Many people over the years have asked me how I stay up to date with the medical literature. Particularly, they tend to mean how I stay up to date in critical care. Hopefully, this post will explain things. Several years ago I created a youtube video which is linked below. I value staying up to date because I am in private practice, not academics. Therefore, I do not have to spend my days teaching residents, fellows, and students the newest data. People count on me to do my job and move along. It is my responsibility to provide the best care for my patients and my community.
There is a website called criticalcarereviews.com that was created by Rob McSweeny which I recommend to anyone who really wants to dive deep into the critical care literature. He (or maybe now his team) sends an email/newsletter at the beginning of every week. In this email, the most recent and relevant literature is posted. It’s a real treat when it pops into my inbox.
In order to sign up to the free newsletter, you go to the website, click where it says “newsletters”, then click “Register for the free weekly newsletter“. You register for the content and boom! You’re in! The email has numerous articles with links to the full papers and it is divided into the types of studies. You won’t regret receiving this email. It’s actually exciting, at least to me, when it arrives. It used to be sent every Sunday but it mostly arrives on Monday’s.
Create a dedicated email address for medical content
We all have several email addresses. Or at least I do. I have my primary email address that has been around for a decade, one for my shopping/junk, one for my professional stuff, one for my IG/side businesses. I used to subscribe to the tables of contents of several journals. They would populate in my main email address but it got quite messy. To correct that, I opened up a new email address dedicated ONLY to receiving the tables of contents of medical journals. In addition, I have subscriptions to when new articles are released and pre-published articles.
Subscribe to the tables of contents of medical journals
There are numerous medical journals that are high impact factor that scope a broad swath of medicine. These include the New England Journal of Medicine, The Lancet, and JAMA. It is definitely worth your while to subscribe to these three. If anything groundbreaking in medicine is published, it will likely be published in one of these three.
The Critical Care Big Gun Journals.
Now, if you want to stay up to date in the critical care literature, you need to go down a different rabbit hole. The five major publications are the American Journal of Respiratory and Critical Care Medicine (also called the blue journal), Intensive Care Medicine, Critical Care Medicine, Critical Care, and CHEST.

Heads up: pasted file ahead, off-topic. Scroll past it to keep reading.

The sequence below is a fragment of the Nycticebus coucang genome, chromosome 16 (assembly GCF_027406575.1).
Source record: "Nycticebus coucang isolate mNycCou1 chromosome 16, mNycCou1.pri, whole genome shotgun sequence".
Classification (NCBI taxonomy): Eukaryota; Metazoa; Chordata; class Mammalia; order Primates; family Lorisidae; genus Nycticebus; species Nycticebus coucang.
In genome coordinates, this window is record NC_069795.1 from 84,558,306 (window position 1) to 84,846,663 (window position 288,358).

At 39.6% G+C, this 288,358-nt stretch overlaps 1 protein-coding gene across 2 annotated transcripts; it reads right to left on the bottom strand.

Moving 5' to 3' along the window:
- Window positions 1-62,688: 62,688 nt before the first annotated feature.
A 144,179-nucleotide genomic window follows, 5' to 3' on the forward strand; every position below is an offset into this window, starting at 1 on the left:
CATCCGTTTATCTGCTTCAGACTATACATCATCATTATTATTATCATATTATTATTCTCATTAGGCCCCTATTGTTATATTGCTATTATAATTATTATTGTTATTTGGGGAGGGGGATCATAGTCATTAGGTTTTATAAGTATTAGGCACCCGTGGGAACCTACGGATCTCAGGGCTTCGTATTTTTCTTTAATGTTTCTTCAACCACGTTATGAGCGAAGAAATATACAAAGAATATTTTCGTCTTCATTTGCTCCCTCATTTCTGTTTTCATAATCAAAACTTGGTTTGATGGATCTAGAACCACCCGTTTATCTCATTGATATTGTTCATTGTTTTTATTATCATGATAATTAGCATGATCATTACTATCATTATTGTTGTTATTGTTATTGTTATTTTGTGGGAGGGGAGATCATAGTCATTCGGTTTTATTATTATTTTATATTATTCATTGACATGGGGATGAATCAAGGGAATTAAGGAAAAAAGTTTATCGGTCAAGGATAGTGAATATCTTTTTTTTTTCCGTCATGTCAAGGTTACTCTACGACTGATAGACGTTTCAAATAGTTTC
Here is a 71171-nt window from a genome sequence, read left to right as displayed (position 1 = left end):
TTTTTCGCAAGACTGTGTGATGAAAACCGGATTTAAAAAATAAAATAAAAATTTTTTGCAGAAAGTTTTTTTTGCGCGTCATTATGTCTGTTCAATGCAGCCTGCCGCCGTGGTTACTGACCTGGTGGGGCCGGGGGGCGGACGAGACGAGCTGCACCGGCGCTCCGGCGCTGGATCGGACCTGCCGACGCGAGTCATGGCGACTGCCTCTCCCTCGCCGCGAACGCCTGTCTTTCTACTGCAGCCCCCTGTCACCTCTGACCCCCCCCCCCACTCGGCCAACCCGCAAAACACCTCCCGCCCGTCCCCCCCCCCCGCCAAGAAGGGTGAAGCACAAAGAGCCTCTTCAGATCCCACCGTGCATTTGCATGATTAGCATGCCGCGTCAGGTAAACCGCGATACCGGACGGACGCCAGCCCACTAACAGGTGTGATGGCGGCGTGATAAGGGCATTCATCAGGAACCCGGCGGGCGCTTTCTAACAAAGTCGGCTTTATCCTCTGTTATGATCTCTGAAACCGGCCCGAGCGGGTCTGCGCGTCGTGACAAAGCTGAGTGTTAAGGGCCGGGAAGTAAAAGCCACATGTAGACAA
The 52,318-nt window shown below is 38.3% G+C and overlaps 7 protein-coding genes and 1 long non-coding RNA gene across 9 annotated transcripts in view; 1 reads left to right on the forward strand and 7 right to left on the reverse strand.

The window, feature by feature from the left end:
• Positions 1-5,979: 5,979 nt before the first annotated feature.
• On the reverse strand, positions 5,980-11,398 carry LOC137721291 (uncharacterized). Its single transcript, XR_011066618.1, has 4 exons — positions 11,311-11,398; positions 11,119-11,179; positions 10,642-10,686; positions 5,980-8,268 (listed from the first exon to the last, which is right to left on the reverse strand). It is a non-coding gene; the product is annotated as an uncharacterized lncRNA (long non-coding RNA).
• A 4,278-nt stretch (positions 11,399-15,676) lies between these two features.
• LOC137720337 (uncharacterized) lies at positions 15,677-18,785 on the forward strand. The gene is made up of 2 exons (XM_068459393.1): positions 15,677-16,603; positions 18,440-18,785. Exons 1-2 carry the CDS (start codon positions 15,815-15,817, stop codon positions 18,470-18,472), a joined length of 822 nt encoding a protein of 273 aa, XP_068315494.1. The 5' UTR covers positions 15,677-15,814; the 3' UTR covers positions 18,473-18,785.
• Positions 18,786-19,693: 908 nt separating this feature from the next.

The catch here is that 4 of these 5 journals have most of their articles hidden behind a paywall. Critical Care is completely open access and free. Therefore, it is one of my favorites to share with all of you. The other journals push out some freebies every now and then as well. The Annals of Intensive Care is also open access and has great content.
The lesser known Critical Care Journals
Amongst the lesser known journals I use to stay up to date in critical care we can find Critical Care Clinics, Current Opinion in Critical Care, Journal of Intensive Care (which is open-access), and Journal of Critical Care. Shock is a fascinating publication that gets deep into the nitty-gritty of molecular science in the field. Resuscitation is also rather nuanced.
Cardiac ICU Journals
There has been an increase in the number of publications I have shared in the cardiac intensive care space. These days I am caring for a significant amount of patients in the cardiac and cardiothoracic ICU. In order to step up my knowledge and stay up to date in these subsets of critical care, I have subscriptions to the following journals: the Annals of Thoracic Surgery, the Journal of Cardiothoracic and Vascular Anesthesia, Seminars in Thoracic and Cardiovascular Surgery, and Anesthesia and Critical Care Medicine.
Every morning, I wake up an hour before I need to leave the house to head to the hospital. Now that I have a baby, on my days off I try to wake up before the baby and my wife wake up to be able to knock out some reading. During this window, I am able to skim through that email account where the journals have populated overnight. Usually there are 5-8 emails for me to go over with numerous articles. When I find an article that catches my eye, I open it up and quickly skim through it. THIS POST takes apart how I go about reading journal articles. If it has a number of goodies within, I read it thoroughly. If it’s worthwhile for this community, I share it amongst my various accounts. I tend to read a couple articles a day within that hour.
It may seem like a lot to do, but once you get the hang of reading journal articles, it becomes much easier. With practice, one can learn how to easily digest the contents and find the red flags and “goodies” of the article. There’s a lot of esoteric stuff out there and will never change my practice. Those data are largely ignored if there are more pressing studies to read.
Addendum on 4/18/22.
Dr. Ravi Patel (@rpatel1590) suggested “Read by QxMD” as an app that will create a personalized feed for your journals.
Wrapping up how I stay up to date in critical care
As an intensivist, it is my duty and obligation to provide the best care possible to my patients. If I were to take care of you or your family, you’d hope that I was on top of the latest literature. Because of this responsibility, I have built the habit of reading every day. At first it was a struggle. No need to make it seem easier than it was. But now, it is much easier and part of my daily routine.